"Je ne sais quoi," my aunt countered.
"Oh, please," said Grandmother Claire, "you are the one who knows all the secrets."
"Not this one," Aunt Sully said, offering Grandmother a small cracker with herbed cream cheese.
Aunt Andersol left the room in silence, and though we all noted it, not one of us had the courage -- or the foolhardiness -- to ask her what she was doing. Kelsa did slip to the door, then came back to report to Michel. I put some carrot sticks on a small plate with a daub of ranch dip and, like a dutiful older brother, took them to my younger brother and sister. Michel took one, turned his back on the room, and muttered, "She just went to the bathroom, that's all."
"Thanks," I told them, turning to rejoin the adults.
Behind me, Kelsa lamented to her twin how beautiful and straight Aunt Andersol's hair was. There was a wistfulness in her voice I hadn't noticed before; she, too was entering into that painful world of female dissatisfaction with her looks. Fortunately I had long ago been lectured at length by Uncle Bodie about the delicacy of the female ego concerning their self-images, and how brothers should not tease them about their sensitivity. This he knew because Aunt Andersol beat him up when they were thirteen for telling her that she had a big ass.
I turned to face my Aunt Sully as she sidled near to me. "Yes?" I said, raising my eyebrows as Redell had suggested, the baritone sounding so much clearer.
"Weather reports say tomorrow will be unseasonably mild," my aunt said. "Do you want to ride early, while John sleeps in?"
"Yes!" I replied with enthusiasm. "We would do well to inspect the environs of the estate."
She smiled. "I'll be horribly sore afterwards, but a good massage and a three-day spa with hot tubs and I'll be fine. Wonderful tax write off for your family.
"Just us, or do we invite everyone?" I asked in a low voice.
"I say we invite them all, knowing full well none of them will accept the invitation," she muttered. "Think it through. Oesha hates exercise, especially if it's morning exercise, Marca and Bodie and Andersol have no interest in riding -- John has none either, never having done it -- and Michel and Kelsa ... well, I'm guessing they'd rather be snugged in by a fire, or fussing in their studio. They might join us, but I think it's unlikely."
"And Mom can't," I added.
"Your mom hates riding. She wrote me a letter once about having to ride out to a dig on a camel that was so obscene -- the ride, not the camel -- that I can't even quote it to you. She also has ridden on donkeys and horses, and she hated them, too, though not quite so venomously. I'm sure she's glad she has an excuse not to ride, now."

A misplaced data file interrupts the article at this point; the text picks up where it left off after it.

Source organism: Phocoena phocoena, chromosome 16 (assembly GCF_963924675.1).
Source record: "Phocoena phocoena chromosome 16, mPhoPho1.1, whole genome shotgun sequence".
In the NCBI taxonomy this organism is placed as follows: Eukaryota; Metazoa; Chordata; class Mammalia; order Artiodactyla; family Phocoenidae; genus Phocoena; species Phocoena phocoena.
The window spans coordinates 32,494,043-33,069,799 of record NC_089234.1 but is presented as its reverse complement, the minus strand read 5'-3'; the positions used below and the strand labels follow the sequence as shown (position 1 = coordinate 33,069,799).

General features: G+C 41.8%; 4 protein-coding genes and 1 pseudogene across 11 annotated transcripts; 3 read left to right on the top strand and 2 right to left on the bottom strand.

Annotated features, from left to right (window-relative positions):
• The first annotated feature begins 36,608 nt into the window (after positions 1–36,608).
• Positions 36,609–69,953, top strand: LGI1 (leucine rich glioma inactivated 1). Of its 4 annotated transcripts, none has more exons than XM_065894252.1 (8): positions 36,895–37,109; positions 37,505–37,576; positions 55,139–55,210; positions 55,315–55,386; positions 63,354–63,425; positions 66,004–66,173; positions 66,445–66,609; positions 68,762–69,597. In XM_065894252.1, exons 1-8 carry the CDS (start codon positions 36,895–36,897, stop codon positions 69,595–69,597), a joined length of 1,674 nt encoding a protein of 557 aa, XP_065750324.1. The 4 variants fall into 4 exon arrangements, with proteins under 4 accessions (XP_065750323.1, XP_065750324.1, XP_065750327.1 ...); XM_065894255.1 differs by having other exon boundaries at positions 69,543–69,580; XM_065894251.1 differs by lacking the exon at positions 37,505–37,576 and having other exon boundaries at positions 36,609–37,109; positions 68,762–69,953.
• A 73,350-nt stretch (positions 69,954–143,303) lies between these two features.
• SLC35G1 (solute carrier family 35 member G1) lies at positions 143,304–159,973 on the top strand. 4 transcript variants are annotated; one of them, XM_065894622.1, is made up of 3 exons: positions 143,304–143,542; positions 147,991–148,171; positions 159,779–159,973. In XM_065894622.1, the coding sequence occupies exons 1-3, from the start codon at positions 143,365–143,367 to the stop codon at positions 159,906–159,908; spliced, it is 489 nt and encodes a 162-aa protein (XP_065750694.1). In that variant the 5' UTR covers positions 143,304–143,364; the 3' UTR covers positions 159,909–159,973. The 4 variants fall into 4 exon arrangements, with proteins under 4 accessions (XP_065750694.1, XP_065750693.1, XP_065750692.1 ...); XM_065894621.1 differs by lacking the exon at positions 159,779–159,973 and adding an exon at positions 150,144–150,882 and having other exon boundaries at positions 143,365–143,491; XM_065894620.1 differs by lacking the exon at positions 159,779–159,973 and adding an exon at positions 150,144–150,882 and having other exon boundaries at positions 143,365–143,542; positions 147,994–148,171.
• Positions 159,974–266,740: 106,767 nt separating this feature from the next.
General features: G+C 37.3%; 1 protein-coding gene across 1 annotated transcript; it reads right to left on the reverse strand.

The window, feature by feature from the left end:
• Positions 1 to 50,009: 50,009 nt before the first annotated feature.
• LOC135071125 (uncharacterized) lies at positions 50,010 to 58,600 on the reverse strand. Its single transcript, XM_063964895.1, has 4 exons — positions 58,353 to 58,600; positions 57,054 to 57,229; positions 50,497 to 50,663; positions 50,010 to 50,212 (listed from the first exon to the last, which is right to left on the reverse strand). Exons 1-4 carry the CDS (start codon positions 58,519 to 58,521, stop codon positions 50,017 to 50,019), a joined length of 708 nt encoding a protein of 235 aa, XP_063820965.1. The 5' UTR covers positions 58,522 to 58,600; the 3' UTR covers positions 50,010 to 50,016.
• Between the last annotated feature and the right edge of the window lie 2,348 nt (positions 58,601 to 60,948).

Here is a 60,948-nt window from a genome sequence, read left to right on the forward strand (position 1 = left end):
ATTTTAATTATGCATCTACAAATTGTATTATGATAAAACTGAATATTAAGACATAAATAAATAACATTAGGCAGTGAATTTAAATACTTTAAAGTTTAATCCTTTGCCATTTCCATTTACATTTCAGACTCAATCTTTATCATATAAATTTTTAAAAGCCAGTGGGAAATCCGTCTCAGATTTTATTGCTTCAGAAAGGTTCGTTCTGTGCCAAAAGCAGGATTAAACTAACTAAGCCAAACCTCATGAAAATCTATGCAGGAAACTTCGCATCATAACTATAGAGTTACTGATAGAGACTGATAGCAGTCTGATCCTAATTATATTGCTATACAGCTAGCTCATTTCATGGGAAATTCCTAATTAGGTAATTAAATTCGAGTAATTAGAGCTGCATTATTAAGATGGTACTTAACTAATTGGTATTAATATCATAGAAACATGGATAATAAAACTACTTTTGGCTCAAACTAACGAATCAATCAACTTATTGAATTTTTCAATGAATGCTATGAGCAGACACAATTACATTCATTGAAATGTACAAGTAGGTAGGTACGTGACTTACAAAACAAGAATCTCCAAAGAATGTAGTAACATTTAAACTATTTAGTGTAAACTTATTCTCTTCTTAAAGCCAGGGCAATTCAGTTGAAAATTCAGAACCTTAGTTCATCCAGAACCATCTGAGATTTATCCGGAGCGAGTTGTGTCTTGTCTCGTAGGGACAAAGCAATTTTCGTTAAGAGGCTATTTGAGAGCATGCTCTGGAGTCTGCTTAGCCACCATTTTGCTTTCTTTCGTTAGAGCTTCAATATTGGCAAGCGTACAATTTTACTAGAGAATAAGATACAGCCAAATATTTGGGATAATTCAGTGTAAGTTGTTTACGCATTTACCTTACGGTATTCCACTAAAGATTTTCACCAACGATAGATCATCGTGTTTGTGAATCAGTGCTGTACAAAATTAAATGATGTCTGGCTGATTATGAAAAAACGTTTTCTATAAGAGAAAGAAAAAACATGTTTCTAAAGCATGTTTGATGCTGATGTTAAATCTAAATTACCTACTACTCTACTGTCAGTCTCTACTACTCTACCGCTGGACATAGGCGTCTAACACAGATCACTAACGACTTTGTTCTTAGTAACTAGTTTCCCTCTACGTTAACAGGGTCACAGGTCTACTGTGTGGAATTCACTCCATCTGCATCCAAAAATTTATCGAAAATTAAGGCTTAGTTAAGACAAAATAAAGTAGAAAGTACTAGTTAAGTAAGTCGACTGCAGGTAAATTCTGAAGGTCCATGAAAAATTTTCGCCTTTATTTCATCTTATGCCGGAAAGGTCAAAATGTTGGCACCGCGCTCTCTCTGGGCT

"But she's ridden with us before," I said, puzzled by the tale.
"That's because she loves you all so much," Aunt Sully said.
"How early shall we go? Seven?"
"Nine is early for my generation," she said, laughing. "Or did you have plans?"
"The earlier, the less likely others will join us," I said frankly.
"Good point," my aunt agreed. "Seven it is, and if you're not up and dressed for riding, I'm going to be inconsolably aggravated."
"Which is to say that you will exact some kind of revenge upon me."
"Yes, dear, exactly."
"Would eight-thirty be all right?"
"Yes, Owen, it would."
A maid, holding and dinging a small ceramic bell, advised us that the meal was complete and ready to be served. We hurried to our seats, Marca across from me, Uncle John across from Aunt Sully. I was beside Aunt Sully, which was very agreeable. Aunt Andersol was to be seated across from Oesha, and Michel and Kelsa got to keep each other company across the table, which suited them completely. Aunt Andersol entered the hall and took her seat stiffly.
We all said the grace prayer together, and then the staff began bringing in food.
There was salad if one wanted it, and a cranberry jelly made from fresh cranberries, and of course turkey, and gravy, and stuffing -- without walnuts -- mashed potatoes, candied yams with flocculent marshmallow melted across them -- only Uncle Bodie and Aunt Andersol asked for them.
About the time that we stopped gobbling ravenously at the dishes, Mother tapped her wine glass with her spoon. We all put down our forks and gave her our attention.
"My dears," she began, making the hair on my neck prickle, remembering her last family table announcement, "we have news." She was obviously happy, her eyes light and sparkling. "The sonagram I had on Tuesday showed that I'm carrying twins once again!"
The tentative smiles and amazement were short-circuited by Aunt Andersol's gasp and sudden sobs. My mother jumped up from her chair and went to her, gripping her shoulders and making Aunt Andersol turn to her. "What's wrong, Andersol? For God's sake, I'm all right, what's wrong? As Aunt Andersol gave in to wracking bouts of crying, my mother did what even Aunt Sully would not dare -- she grabbed a handful of Aunt Andersol's long hair and pulled her face against her neck, hugging her forcibly, just holding her.
Most of us were on our feet by then, ready to run to Aunt Andersol and comfort her, if only she'd let us, if only she'd tell us what the problem was. Mother continued to hold her tightly while she cried, and Uncle Bodie circled around so that he could put a hand on his twin's back.
Her gasping breaths eased, and she sat back, clearing her face from Mother's shoulder. She wiped her face with her hands.
"Andersol, what's happening?" asked my mother, stroking her sister-in-law's face.
"You're having twins," Aunt Andersol said, shaking, with tears flowing again. "And so am I."